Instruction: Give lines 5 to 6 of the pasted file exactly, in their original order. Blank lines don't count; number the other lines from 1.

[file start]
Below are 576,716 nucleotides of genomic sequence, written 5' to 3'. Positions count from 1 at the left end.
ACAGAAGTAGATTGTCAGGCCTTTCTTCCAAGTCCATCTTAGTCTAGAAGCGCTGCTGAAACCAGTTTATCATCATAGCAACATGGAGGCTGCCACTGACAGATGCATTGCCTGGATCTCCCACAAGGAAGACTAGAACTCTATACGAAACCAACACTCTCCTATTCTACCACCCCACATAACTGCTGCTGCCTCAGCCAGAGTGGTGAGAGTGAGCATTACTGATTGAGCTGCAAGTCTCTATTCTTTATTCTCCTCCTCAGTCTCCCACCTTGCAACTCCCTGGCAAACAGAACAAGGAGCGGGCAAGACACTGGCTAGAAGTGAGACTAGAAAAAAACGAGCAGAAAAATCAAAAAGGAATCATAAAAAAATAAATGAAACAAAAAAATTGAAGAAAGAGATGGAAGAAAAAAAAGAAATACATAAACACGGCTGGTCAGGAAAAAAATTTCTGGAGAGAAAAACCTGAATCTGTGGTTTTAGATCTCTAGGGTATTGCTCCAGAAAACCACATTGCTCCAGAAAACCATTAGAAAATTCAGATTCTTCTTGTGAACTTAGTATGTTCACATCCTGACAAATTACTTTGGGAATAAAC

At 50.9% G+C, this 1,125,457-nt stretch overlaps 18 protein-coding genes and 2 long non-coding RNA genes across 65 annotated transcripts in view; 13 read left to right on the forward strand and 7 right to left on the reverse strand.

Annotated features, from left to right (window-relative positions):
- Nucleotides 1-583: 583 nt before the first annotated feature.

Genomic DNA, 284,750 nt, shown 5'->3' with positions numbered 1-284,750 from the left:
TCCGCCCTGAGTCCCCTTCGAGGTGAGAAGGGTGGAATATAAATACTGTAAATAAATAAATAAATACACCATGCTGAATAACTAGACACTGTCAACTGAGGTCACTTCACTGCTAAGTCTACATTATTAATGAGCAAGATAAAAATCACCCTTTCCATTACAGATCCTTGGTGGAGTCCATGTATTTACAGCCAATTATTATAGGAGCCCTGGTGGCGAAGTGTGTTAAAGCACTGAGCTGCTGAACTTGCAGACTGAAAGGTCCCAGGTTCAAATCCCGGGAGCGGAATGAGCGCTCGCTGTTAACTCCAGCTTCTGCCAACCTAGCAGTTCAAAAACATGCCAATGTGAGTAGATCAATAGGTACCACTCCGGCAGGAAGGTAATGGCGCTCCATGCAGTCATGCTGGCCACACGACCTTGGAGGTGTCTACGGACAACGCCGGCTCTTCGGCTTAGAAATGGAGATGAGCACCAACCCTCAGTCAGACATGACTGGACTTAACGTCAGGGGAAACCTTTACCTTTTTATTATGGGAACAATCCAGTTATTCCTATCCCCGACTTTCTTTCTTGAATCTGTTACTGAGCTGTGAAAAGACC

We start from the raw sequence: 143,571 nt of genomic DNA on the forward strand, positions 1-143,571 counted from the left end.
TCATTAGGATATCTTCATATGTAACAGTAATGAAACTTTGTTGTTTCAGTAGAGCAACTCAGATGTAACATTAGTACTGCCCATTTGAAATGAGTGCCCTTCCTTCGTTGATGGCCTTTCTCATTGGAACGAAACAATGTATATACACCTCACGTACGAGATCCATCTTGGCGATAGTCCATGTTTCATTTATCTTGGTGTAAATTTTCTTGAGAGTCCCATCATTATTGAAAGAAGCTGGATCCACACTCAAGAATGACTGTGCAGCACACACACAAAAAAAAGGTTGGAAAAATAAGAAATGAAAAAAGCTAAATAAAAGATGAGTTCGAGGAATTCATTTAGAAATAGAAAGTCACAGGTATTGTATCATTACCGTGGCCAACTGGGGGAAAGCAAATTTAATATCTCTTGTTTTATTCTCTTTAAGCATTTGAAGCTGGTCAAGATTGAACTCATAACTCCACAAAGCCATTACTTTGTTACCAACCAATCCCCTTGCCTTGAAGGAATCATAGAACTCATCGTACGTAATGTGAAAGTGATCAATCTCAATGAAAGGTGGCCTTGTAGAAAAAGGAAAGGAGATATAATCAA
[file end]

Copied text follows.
- Nucleotides 1-583: 583 nt before the first annotated feature.

Genomic DNA, 284,750 nt, shown 5'->3' with positions numbered 1-284,750 from the left: